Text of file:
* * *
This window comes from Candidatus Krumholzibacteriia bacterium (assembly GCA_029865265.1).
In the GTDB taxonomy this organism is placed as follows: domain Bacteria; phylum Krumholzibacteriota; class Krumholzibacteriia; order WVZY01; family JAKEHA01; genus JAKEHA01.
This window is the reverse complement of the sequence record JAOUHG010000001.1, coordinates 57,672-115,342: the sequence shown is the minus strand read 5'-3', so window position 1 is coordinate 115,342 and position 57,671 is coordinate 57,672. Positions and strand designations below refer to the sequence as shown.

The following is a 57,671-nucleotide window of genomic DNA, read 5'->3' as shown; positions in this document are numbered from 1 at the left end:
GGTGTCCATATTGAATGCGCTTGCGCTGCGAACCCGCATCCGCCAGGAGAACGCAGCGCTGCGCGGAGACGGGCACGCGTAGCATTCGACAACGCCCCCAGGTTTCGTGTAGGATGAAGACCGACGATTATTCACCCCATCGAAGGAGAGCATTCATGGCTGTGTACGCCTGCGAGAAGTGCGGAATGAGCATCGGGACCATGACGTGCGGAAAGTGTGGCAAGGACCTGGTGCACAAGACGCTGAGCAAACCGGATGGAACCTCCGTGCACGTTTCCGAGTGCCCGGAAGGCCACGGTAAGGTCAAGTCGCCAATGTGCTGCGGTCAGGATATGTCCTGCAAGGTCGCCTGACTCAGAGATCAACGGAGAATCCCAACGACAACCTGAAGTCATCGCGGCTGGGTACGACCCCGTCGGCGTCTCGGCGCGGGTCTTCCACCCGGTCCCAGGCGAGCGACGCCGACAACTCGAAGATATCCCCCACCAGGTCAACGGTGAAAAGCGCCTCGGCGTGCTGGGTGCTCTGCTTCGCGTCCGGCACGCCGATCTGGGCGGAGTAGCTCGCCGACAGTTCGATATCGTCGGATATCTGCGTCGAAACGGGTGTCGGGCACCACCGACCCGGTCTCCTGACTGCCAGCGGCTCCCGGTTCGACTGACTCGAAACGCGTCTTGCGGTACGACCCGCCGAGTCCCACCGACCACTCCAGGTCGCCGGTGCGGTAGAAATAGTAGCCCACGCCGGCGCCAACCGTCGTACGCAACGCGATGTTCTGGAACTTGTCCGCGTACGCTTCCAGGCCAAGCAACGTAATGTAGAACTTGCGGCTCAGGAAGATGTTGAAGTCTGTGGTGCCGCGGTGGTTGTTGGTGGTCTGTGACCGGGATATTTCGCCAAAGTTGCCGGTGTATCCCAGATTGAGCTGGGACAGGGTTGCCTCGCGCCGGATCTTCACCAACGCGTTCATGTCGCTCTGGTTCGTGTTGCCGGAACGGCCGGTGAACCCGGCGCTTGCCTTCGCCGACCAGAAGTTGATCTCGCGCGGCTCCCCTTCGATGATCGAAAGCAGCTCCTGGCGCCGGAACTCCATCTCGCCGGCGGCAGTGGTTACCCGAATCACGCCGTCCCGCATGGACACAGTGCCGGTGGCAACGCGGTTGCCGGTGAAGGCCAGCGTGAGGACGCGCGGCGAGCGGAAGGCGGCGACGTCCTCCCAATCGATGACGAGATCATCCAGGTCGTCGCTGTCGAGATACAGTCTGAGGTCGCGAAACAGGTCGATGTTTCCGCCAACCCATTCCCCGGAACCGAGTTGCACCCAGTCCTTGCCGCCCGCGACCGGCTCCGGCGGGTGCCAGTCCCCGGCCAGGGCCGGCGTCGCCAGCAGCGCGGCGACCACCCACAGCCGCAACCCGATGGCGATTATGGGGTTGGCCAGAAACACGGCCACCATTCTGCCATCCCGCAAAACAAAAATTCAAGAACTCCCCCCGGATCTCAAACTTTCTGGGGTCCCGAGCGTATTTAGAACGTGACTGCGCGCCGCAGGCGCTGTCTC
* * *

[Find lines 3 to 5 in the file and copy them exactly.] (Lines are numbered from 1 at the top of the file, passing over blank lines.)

This window is the reverse complement of the sequence record JAOUHG010000001.1, coordinates 57,672-115,342: the sequence shown is the minus strand read 5'-3', so window position 1 is coordinate 115,342 and position 57,671 is coordinate 57,672. Positions and strand designations below refer to the sequence as shown.

The following is a 57,671-nucleotide window of genomic DNA, read 5'->3' as shown; positions in this document are numbered from 1 at the left end:
GGTGTCCATATTGAATGCGCTTGCGCTGCGAACCCGCATCCGCCAGGAGAACGCAGCGCTGCGCGGAGACGGGCACGCGTAGCATTCGACAACGCCCCCAGGTTTCGTGTAGGATGAAGACCGACGATTATTCACCCCATCGAAGGAGAGCATTCATGGCTGTGTACGCCTGCGAGAAGTGCGGAATGAGCATCGGGACCATGACGTGCGGAAAGTGTGGCAAGGACCTGGTGCACAAGACGCTGAGCAAACCGGATGGAACCTCCGTGCACGTTTCCGAGTGCCCGGAAGGCCACGGTAAGGTCAAGTCGCCAATGTGCTGCGGTCAGGATATGTCCTGCAAGGTCGCCTGACTCAGAGATCAACGGAGAATCCCAACGACAACCTGAAGTCATCGCGGCTGGGTACGACCCCGTCGGCGTCTCGGCGCGGGTCTTCCACCCGGTCCCAGGCGAGCGACGCCGACAACTCGAAGATATCCCCCACCAGGTCAACGGTGAAAAGCGCCTCGGCGTGCTGGGTGCTCTGCTTCGCGTCCGGCACGCCGATCTGGGCGGAGTAGCTCGCCGACAGTTCGATATCGTCGGATATCTGCGTCGAAACGGGTGTCGGGCACCACCGACCCGGTCTCCTGACTGCCAGCGGCTCCCGGTTCGACTGACTCGAAACGCGTCTTGCGGTACGACCCGCCGAGTCCCACCGACCACTCCAGGTCGCCGGTGCGGTAGAAATAGTAGCCCACGCCGGCGCCAACCGTCGTACGCAACGCGATGTTCTGGAACTTGTCCGCGTACGCTTCCAGGCCAAGCAACGTAATGTAGAACTTGCGGCTCAGGAAGATGTTGAAGTCTGTGGTGCCGCGGTGGTTGTTGGTGGTCTGTGACCGGGATATTTCGCCAAAGTTGCCGGTGTATCCCAGATTGAGCTGGGACAGGGTTGCCTCGCGCCGGATCTTCACCAACGCGTTCATGTCGCTCTGGTTCGTGTTGCCGGAACGGCCGGTGAACCCGGCGCTTGCCTTCGCCGACCAGAAGTTGATCTCGCGCGGCTCCCCTTCGATGATCGAAAGCAGCTCCTGGCGCCGGAACTCCATCTCGCCGGCGGCAGTGGTTACCCGAATCACGCCGTCCCGCATGGACACAGTGCCGGTGGCAACGCGGTTGCCGGTGAAGGCCAGCGTGAGGACGCGCGGCGAGCGGAAGGCGGCGACGTCCTCCCAATCGATGACGAGATCATCCAGGTCGTCGCTGTCGAGATACAGTCTGAGGTCGCGAAACAGGTCGATGTTTCCGCCAACCCATTCCCCGGAACCGAGTTGCACCCAGTCCTTGCCGCCCGCGACCGGCTCCGGCGGGTGCCAGTCCCCGGCCAGGGCCGGCGTCGCCAGCAGCGCGGCGACCACCCACAGCCGCAACCCGATGGCGATTATGGGGTTGGCCAGAAACACGGCCACCATTCTGCCATCCCGCAAAACAAAAATTCAAGAACTCCCCCCGGATCTCAAACTTTCTGGGGTCCCGAGCGTATTTAGAACGTGACTGCGCGCCGCAGGCGCTGTCTC